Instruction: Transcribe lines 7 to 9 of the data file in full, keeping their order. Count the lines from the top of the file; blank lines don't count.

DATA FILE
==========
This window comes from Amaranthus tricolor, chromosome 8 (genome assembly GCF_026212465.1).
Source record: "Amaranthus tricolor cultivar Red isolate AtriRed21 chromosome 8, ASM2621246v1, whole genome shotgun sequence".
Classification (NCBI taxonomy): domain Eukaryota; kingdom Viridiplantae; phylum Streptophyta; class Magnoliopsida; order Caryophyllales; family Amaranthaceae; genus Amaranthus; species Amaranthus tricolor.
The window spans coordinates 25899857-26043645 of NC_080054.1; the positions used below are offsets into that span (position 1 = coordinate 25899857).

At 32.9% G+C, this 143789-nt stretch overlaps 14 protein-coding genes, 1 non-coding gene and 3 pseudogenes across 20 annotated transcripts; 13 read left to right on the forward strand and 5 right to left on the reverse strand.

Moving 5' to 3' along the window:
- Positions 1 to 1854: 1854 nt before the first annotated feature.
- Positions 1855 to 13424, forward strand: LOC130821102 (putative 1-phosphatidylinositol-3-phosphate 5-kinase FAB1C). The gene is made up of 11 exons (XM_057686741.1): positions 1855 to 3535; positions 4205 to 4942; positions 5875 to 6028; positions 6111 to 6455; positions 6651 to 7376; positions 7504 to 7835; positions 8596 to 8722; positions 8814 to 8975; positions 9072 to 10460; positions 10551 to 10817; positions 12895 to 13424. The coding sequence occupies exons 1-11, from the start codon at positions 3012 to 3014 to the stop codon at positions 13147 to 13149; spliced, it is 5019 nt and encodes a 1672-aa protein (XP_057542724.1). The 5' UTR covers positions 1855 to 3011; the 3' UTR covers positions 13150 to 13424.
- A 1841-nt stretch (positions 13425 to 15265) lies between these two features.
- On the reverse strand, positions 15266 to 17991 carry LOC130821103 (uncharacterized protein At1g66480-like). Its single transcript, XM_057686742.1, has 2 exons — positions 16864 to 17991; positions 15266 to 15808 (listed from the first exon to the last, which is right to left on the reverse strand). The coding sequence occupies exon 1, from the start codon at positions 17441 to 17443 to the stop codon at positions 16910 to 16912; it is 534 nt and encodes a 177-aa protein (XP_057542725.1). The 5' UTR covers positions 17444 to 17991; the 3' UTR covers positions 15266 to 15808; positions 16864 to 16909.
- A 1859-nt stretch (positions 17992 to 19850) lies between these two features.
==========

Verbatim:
- Positions 1 to 1854: 1854 nt before the first annotated feature.
- Positions 1855 to 13424, forward strand: LOC130821102 (putative 1-phosphatidylinositol-3-phosphate 5-kinase FAB1C). The gene is made up of 11 exons (XM_057686741.1): positions 1855 to 3535; positions 4205 to 4942; positions 5875 to 6028; positions 6111 to 6455; positions 6651 to 7376; positions 7504 to 7835; positions 8596 to 8722; positions 8814 to 8975; positions 9072 to 10460; positions 10551 to 10817; positions 12895 to 13424. The coding sequence occupies exons 1-11, from the start codon at positions 3012 to 3014 to the stop codon at positions 13147 to 13149; spliced, it is 5019 nt and encodes a 1672-aa protein (XP_057542724.1). The 5' UTR covers positions 1855 to 3011; the 3' UTR covers positions 13150 to 13424.
- A 1841-nt stretch (positions 13425 to 15265) lies between these two features.